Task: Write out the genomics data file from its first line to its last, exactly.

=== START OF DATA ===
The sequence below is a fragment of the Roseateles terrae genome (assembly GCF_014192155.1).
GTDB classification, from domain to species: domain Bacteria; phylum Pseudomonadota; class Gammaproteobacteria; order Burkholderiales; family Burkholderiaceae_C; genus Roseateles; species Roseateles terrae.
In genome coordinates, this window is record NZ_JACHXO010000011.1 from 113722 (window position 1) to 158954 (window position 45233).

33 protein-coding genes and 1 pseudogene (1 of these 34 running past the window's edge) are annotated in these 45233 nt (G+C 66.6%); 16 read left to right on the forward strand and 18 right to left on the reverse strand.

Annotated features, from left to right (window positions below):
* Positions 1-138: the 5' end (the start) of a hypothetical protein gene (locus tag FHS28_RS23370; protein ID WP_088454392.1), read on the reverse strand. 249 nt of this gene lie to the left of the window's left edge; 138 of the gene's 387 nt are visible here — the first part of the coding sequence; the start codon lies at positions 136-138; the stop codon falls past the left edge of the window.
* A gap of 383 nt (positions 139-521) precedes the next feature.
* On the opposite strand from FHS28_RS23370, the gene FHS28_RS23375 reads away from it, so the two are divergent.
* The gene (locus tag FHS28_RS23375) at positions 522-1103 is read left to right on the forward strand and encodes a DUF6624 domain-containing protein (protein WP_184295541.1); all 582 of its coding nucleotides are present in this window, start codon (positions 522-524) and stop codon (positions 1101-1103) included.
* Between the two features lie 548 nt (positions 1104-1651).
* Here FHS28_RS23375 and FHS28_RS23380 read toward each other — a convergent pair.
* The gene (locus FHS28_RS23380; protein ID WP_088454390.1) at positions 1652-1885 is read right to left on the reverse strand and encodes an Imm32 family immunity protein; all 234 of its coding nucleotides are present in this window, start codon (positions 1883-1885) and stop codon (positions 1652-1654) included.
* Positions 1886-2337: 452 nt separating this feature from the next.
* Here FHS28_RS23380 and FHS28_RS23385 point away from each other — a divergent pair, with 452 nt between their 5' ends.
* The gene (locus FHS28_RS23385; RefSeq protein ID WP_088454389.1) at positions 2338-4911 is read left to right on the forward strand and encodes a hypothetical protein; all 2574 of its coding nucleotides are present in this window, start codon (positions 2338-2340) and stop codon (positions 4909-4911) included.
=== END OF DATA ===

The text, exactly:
The sequence below is a fragment of the Roseateles terrae genome (assembly GCF_014192155.1).
GTDB classification, from domain to species: domain Bacteria; phylum Pseudomonadota; class Gammaproteobacteria; order Burkholderiales; family Burkholderiaceae_C; genus Roseateles; species Roseateles terrae.
In genome coordinates, this window is record NZ_JACHXO010000011.1 from 113722 (window position 1) to 158954 (window position 45233).

33 protein-coding genes and 1 pseudogene (1 of these 34 running past the window's edge) are annotated in these 45233 nt (G+C 66.6%); 16 read left to right on the forward strand and 18 right to left on the reverse strand.

Annotated features, from left to right (window positions below):
* Positions 1-138: the 5' end (the start) of a hypothetical protein gene (locus tag FHS28_RS23370; protein ID WP_088454392.1), read on the reverse strand. 249 nt of this gene lie to the left of the window's left edge; 138 of the gene's 387 nt are visible here — the first part of the coding sequence; the start codon lies at positions 136-138; the stop codon falls past the left edge of the window.
* A gap of 383 nt (positions 139-521) precedes the next feature.
* On the opposite strand from FHS28_RS23370, the gene FHS28_RS23375 reads away from it, so the two are divergent.
* The gene (locus tag FHS28_RS23375) at positions 522-1103 is read left to right on the forward strand and encodes a DUF6624 domain-containing protein (protein WP_184295541.1); all 582 of its coding nucleotides are present in this window, start codon (positions 522-524) and stop codon (positions 1101-1103) included.
* Between the two features lie 548 nt (positions 1104-1651).
* Here FHS28_RS23375 and FHS28_RS23380 read toward each other — a convergent pair.
* The gene (locus FHS28_RS23380; protein ID WP_088454390.1) at positions 1652-1885 is read right to left on the reverse strand and encodes an Imm32 family immunity protein; all 234 of its coding nucleotides are present in this window, start codon (positions 1883-1885) and stop codon (positions 1652-1654) included.
* Positions 1886-2337: 452 nt separating this feature from the next.
* Here FHS28_RS23380 and FHS28_RS23385 point away from each other — a divergent pair, with 452 nt between their 5' ends.
* The gene (locus FHS28_RS23385; RefSeq protein ID WP_088454389.1) at positions 2338-4911 is read left to right on the forward strand and encodes a hypothetical protein; all 2574 of its coding nucleotides are present in this window, start codon (positions 2338-2340) and stop codon (positions 4909-4911) included.